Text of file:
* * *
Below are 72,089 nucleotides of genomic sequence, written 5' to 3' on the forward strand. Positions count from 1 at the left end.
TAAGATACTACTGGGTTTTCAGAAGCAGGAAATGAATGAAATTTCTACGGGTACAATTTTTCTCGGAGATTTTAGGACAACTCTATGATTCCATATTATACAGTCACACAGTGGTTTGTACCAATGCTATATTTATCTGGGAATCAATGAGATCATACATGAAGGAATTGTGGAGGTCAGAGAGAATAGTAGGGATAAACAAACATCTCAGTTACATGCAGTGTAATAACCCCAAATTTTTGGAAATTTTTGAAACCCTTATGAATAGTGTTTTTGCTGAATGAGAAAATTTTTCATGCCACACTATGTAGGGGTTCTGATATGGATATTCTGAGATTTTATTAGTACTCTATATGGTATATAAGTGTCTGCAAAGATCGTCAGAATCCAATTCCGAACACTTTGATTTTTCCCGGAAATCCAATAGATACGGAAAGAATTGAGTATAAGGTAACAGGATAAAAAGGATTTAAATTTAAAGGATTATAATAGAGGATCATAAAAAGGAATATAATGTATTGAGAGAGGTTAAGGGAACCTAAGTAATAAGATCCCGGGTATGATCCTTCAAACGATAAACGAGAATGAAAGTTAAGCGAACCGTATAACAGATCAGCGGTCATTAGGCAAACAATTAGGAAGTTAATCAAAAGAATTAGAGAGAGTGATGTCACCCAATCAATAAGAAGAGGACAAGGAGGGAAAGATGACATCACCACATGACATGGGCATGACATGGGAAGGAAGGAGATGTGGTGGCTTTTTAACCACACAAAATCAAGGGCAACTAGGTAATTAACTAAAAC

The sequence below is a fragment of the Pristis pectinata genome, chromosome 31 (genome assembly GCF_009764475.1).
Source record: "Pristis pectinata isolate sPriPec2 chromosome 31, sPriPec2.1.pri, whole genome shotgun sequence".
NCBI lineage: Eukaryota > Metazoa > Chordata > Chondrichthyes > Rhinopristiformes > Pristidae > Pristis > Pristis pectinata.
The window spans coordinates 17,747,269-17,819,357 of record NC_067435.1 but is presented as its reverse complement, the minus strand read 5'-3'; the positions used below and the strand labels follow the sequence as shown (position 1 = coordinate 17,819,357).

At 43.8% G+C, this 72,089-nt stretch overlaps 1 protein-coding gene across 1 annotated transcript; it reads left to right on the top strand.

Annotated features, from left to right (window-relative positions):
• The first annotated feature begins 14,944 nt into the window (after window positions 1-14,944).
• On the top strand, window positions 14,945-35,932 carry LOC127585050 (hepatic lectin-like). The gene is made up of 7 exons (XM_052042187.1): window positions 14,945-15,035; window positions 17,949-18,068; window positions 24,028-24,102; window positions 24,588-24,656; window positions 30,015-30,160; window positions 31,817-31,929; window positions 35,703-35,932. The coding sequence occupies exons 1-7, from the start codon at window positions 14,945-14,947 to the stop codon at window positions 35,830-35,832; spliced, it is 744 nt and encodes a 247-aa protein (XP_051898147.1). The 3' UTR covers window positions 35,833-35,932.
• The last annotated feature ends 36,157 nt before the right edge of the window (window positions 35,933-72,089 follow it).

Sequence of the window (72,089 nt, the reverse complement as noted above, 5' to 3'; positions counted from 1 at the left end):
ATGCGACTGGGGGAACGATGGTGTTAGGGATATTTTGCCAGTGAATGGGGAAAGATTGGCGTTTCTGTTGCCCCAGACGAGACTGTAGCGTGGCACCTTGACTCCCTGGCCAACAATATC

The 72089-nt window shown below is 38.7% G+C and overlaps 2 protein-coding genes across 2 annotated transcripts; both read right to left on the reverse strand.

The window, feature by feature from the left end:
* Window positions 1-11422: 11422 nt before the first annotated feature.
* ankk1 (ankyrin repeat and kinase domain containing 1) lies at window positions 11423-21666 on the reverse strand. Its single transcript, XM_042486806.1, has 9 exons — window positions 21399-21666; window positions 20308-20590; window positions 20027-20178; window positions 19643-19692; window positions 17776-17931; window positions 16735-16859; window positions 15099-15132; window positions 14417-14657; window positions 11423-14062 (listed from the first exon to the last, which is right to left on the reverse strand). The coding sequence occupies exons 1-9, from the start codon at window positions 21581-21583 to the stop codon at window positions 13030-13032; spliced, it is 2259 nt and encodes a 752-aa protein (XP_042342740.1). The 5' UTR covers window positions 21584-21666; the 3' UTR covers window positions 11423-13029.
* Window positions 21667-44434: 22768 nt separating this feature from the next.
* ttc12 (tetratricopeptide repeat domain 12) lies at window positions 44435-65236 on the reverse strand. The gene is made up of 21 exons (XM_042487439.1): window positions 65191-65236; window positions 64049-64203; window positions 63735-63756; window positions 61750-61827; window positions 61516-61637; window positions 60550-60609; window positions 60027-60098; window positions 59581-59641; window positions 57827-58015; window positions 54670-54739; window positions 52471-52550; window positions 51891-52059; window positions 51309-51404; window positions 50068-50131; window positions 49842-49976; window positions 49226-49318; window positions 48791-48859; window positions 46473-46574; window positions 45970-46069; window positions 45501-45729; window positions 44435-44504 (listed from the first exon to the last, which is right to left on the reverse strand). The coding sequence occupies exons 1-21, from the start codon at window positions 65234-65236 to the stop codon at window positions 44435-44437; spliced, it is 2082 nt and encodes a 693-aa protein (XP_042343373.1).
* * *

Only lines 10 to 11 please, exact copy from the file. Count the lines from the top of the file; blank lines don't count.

• On the top strand, window positions 14,945-35,932 carry LOC127585050 (hepatic lectin-like). The gene is made up of 7 exons (XM_052042187.1): window positions 14,945-15,035; window positions 17,949-18,068; window positions 24,028-24,102; window positions 24,588-24,656; window positions 30,015-30,160; window positions 31,817-31,929; window positions 35,703-35,932. The coding sequence occupies exons 1-7, from the start codon at window positions 14,945-14,947 to the stop codon at window positions 35,830-35,832; spliced, it is 744 nt and encodes a 247-aa protein (XP_051898147.1). The 3' UTR covers window positions 35,833-35,932.
• The last annotated feature ends 36,157 nt before the right edge of the window (window positions 35,933-72,089 follow it).